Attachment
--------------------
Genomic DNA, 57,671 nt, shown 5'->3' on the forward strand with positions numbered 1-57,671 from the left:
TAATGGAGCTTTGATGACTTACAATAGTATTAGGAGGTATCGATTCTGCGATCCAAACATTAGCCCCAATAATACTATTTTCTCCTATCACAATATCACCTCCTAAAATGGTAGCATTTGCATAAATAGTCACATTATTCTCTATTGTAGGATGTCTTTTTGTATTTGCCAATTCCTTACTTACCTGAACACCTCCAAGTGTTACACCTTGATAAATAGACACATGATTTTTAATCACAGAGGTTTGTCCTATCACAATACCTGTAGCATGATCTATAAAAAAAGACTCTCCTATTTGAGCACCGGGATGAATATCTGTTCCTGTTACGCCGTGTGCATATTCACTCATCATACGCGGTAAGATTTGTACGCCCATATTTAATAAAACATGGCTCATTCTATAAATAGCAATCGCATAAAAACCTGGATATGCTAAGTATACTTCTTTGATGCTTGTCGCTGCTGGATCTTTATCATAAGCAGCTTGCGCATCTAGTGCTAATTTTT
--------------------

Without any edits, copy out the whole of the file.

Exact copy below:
Genomic DNA, 57,671 nt, shown 5'->3' on the forward strand with positions numbered 1-57,671 from the left:
TAATGGAGCTTTGATGACTTACAATAGTATTAGGAGGTATCGATTCTGCGATCCAAACATTAGCCCCAATAATACTATTTTCTCCTATCACAATATCACCTCCTAAAATGGTAGCATTTGCATAAATAGTCACATTATTCTCTATTGTAGGATGTCTTTTTGTATTTGCCAATTCCTTACTTACCTGAACACCTCCAAGTGTTACACCTTGATAAATAGACACATGATTTTTAATCACAGAGGTTTGTCCTATCACAATACCTGTAGCATGATCTATAAAAAAAGACTCTCCTATTTGAGCACCGGGATGAATATCTGTTCCTGTTACGCCGTGTGCATATTCACTCATCATACGCGGTAAGATTTGTACGCCCATATTTAATAAAACATGGCTCATTCTATAAATAGCAATCGCATAAAAACCTGGATATGCTAAGTATACTTCTTTGATGCTTGTCGCTGCTGGATCTTTATCATAAGCAGCTTGCGCATCTAGTGCTAATTTTT